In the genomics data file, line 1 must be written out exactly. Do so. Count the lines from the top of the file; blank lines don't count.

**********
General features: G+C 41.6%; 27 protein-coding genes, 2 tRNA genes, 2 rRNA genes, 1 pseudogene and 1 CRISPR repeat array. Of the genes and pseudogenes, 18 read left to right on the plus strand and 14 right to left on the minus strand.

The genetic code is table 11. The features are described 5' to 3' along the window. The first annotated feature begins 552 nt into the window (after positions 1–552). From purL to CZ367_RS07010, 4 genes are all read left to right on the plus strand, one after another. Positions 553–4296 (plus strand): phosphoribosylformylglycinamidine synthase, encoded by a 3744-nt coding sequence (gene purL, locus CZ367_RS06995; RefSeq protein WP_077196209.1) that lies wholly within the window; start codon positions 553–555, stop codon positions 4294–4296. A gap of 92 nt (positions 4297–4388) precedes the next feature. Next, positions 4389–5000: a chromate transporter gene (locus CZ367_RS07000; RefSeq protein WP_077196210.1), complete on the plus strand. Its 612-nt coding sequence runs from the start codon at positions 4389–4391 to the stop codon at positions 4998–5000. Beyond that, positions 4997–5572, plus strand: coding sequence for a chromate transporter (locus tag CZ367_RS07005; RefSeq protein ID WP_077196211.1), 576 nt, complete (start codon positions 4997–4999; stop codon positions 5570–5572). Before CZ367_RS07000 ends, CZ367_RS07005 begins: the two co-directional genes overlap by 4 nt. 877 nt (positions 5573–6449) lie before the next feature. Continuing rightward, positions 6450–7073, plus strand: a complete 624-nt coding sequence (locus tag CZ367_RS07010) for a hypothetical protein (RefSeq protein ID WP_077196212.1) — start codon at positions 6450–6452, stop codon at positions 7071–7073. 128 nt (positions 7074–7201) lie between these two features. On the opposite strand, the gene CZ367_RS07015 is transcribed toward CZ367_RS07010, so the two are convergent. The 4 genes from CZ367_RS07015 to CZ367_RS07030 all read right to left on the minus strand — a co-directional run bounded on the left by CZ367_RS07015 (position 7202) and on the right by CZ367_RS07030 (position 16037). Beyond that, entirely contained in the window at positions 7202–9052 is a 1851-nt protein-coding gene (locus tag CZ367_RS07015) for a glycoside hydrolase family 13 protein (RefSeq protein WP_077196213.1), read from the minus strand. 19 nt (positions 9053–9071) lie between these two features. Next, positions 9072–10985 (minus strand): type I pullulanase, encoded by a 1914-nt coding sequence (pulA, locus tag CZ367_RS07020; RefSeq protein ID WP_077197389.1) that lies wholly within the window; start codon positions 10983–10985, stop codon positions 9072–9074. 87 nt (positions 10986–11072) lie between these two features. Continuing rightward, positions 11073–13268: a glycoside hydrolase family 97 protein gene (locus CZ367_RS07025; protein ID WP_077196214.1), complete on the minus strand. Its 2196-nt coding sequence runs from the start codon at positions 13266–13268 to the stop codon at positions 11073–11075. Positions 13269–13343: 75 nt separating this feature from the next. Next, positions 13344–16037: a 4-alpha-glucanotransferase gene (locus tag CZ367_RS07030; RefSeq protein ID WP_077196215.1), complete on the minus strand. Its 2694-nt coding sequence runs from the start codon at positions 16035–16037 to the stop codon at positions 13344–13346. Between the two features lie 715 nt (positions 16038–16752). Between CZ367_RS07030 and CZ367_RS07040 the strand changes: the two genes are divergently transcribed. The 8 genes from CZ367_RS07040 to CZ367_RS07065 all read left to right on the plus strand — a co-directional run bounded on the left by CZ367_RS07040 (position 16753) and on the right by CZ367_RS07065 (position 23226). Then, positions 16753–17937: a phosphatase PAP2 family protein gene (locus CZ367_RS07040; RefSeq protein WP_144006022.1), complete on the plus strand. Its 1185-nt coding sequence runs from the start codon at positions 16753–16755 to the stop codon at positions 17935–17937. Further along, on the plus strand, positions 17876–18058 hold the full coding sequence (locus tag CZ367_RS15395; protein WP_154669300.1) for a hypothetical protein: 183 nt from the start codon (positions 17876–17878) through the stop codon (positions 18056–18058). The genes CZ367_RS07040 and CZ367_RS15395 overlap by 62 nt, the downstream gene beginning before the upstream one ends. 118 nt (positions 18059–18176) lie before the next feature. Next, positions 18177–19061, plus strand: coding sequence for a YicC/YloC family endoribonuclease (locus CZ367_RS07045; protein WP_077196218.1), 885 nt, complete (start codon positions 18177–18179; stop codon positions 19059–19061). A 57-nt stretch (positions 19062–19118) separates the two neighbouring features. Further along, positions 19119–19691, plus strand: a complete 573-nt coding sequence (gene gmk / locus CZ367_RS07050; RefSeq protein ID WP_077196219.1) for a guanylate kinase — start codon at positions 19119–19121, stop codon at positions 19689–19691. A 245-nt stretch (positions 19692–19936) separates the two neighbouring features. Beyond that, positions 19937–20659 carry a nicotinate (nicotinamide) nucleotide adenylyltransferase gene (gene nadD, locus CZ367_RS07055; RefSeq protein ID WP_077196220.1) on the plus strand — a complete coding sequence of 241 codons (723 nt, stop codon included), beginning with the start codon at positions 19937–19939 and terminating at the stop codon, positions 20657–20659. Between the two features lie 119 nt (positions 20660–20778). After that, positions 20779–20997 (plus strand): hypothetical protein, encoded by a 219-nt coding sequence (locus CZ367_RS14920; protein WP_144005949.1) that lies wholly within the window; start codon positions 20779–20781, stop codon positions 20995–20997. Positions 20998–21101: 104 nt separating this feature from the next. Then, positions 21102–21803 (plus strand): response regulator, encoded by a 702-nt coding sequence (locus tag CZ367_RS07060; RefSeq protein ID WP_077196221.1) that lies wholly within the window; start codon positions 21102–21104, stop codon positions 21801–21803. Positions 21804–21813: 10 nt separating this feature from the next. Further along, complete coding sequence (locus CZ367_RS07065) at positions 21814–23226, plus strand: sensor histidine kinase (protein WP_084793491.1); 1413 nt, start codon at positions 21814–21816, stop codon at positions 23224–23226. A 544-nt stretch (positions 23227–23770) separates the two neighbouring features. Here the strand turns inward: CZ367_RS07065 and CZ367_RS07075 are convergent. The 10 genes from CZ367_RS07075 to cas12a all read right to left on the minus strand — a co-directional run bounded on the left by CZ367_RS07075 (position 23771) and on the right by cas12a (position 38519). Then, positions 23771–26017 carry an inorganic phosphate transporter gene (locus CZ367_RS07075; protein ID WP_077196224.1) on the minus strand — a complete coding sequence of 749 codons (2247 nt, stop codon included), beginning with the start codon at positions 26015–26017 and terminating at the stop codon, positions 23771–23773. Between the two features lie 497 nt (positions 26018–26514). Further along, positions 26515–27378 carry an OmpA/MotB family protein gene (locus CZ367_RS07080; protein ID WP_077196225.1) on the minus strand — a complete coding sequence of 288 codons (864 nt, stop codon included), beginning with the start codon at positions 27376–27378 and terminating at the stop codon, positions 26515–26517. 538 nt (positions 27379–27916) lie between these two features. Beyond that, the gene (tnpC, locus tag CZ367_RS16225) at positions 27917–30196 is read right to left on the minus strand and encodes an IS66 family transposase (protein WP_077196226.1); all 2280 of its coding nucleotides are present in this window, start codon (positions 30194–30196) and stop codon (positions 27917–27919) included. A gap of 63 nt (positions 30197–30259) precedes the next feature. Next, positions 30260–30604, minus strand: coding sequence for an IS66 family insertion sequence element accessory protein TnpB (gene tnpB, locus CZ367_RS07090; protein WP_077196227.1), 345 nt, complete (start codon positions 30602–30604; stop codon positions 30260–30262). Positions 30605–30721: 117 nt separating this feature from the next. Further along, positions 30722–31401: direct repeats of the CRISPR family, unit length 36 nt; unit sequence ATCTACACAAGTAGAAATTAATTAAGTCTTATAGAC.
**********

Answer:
General features: G+C 41.6%; 27 protein-coding genes, 2 tRNA genes, 2 rRNA genes, 1 pseudogene and 1 CRISPR repeat array. Of the genes and pseudogenes, 18 read left to right on the plus strand and 14 right to left on the minus strand.